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How To Be a Great Boss to a Diverse Team

How To Be a Great Boss to a Diverse Team

“The worst kind of group for an organization that wants to be innovative and creative is one in which everyone is alike and gets along too well,” according to Stanford University’s Margaret A. Neale. “And the key to making nearly any kind of diversity work is managing it well. “

Are you building a diversified team for your small business? Many studies have shown that diversity in the workplace brings positive results. Here are a few examples. A 2006 study of jury decisions led by Tufts University’s Samuel Sommers found that groups comprised of mixed races exchanged a broader range of information during deliberations about a sexual assault case than all-white groups did.

A 2013 study led by Richard Freeman of Harvard University found that scientific papers written by diverse ethnic groups had higher impact factors – including geographical diversity, a greater number of author addresses, and a higher number of references – than papers written by people of the same ethnicity.

A 2006 study by Stanford’s Neale, Katherine W. Phillips of Columbia Business School and Gregory Northcraft of the University of Illinois found that racially mixed discussion groups significantly outperformed the groups with no diversity in completing a murder mystery exercise.

What does diversity mean to your business? These and other studies demonstrate that teams comprised of people with diverse backgrounds and varying abilities tend to work harder and more creatively together than people who have more in common with each other.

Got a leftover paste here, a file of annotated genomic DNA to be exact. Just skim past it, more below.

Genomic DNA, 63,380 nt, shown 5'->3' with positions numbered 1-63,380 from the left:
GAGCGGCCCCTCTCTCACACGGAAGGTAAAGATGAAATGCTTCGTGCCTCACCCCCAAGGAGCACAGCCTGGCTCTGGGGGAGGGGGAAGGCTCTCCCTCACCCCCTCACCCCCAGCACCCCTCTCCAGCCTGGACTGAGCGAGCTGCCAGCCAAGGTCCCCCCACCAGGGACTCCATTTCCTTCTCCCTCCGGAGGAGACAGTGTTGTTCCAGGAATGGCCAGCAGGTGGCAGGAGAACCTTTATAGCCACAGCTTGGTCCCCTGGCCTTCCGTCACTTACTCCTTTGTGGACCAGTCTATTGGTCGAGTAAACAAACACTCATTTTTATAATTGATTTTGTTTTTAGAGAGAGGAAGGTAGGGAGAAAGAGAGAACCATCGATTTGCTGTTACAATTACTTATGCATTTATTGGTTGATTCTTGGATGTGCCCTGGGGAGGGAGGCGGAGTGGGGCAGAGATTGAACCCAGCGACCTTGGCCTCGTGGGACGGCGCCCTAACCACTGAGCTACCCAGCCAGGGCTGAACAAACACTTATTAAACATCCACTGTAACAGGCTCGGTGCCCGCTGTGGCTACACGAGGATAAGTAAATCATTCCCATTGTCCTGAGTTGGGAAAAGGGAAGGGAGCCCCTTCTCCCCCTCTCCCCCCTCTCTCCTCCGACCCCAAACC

Definition of Diversity

The Merriam-Webster Dictionary defines diversity as “the quality or state of having many different forms, types, ideas, etc.” and “the state of having people who are different races or who have different cultures in a group or organization.”

Although most people think about diversity in terms or race and gender, there are other key aspects of diversity to consider. These include age, sexual orientation, religion and disabilities. Other aspects of diversity can include weight, education level, physical appearance, marital status, parental status, income level and political affiliation.

If you own your own small business, you may be thinking by now that all this sounds great for an academic study, but how can you effectively manage a diverse group of people? Although leading a group of people who think alike on how to do things may sound easier, it may not get you the innovative results you want for your growing business.

7 Ways You Can Be a Great Boss of a Diverse Team

Play fair. Did you know that favoritism by bosses is rampant in businesses of all sizes? A 2012 survey by the McDonough School of Business of Georgetown University found that 92 percent of senior business executives had witnessed favoritism in employee promotions, and 84 percent of them reported they had seen it at their own companies. About 25 percent of those executives polled admitted to practicing favoritism themselves.

Good leaders strive to treat all employees equally. They also encourage their employees to report any incidents of discriminatory behavior.

Get personal. In order to put away stereotypes once and for all, strong leaders of diverse teams take the time to get to know their employees on a personal level. Differences in cultural backgrounds and age fall away when you get someone talking about their kids, for instance. Therefore, leaders of diverse teams should look for ways to learn more about their employees’ hobbies and interests.